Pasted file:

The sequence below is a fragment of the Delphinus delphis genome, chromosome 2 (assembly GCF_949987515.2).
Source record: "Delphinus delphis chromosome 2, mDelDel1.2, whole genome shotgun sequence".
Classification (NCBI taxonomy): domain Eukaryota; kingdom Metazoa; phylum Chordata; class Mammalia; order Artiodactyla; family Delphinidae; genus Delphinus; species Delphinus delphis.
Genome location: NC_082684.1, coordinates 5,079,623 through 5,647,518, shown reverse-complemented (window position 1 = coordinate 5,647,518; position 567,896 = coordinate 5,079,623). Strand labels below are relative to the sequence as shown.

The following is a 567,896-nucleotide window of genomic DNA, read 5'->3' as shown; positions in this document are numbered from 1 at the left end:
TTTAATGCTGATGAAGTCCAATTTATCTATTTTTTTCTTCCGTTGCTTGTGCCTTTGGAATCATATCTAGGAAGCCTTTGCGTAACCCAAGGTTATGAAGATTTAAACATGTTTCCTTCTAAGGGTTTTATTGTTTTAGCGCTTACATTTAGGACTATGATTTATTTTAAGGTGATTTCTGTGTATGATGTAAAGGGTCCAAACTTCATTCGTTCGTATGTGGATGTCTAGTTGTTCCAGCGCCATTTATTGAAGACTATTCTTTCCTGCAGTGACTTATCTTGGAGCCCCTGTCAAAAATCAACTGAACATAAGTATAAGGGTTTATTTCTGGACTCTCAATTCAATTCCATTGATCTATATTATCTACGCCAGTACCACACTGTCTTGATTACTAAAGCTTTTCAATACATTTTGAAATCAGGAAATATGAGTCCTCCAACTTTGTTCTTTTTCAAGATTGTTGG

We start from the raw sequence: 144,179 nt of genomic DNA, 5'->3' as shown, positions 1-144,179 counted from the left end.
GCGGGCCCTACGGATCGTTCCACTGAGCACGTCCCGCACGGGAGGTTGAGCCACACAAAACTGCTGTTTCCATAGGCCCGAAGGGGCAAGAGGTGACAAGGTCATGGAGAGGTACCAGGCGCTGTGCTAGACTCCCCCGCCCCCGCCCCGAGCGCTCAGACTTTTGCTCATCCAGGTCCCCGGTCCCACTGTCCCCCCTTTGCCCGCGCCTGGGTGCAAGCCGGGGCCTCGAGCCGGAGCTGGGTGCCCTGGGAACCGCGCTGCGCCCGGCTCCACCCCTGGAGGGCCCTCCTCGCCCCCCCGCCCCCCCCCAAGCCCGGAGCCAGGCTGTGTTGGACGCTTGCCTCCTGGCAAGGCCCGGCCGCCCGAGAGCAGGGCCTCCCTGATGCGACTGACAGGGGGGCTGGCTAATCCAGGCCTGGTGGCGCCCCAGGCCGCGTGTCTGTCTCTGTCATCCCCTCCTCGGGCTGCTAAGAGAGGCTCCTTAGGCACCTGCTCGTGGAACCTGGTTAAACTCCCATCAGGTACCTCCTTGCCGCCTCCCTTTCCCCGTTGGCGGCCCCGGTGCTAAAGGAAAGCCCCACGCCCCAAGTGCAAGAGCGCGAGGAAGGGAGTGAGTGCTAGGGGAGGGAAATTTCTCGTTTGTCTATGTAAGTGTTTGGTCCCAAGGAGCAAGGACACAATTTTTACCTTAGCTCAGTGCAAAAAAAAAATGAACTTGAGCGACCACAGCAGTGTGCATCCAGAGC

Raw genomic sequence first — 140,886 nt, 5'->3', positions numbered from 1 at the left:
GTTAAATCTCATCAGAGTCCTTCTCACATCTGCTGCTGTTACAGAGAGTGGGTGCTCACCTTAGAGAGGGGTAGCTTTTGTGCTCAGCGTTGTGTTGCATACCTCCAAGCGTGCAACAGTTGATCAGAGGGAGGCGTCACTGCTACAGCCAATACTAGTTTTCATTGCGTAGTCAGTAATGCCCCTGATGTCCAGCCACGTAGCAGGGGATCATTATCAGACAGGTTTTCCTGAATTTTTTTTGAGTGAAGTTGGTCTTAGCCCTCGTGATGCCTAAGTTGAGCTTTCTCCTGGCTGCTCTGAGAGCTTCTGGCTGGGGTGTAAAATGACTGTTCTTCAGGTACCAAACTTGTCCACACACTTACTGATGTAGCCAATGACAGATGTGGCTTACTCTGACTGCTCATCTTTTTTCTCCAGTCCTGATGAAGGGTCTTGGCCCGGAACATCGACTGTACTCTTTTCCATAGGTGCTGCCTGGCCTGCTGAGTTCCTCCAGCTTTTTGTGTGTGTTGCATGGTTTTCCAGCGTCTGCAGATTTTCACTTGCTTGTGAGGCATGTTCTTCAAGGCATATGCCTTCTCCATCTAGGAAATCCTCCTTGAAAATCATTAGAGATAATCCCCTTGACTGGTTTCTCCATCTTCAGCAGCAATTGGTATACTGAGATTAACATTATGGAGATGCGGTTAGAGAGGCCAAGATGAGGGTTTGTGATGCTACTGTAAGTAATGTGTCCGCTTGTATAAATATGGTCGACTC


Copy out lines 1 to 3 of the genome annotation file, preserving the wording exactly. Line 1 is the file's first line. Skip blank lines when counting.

The sequence below is a fragment of the Delphinus delphis genome, chromosome 2 (assembly GCF_949987515.2).
Source record: "Delphinus delphis chromosome 2, mDelDel1.2, whole genome shotgun sequence".
Classification (NCBI taxonomy): domain Eukaryota; kingdom Metazoa; phylum Chordata; class Mammalia; order Artiodactyla; family Delphinidae; genus Delphinus; species Delphinus delphis.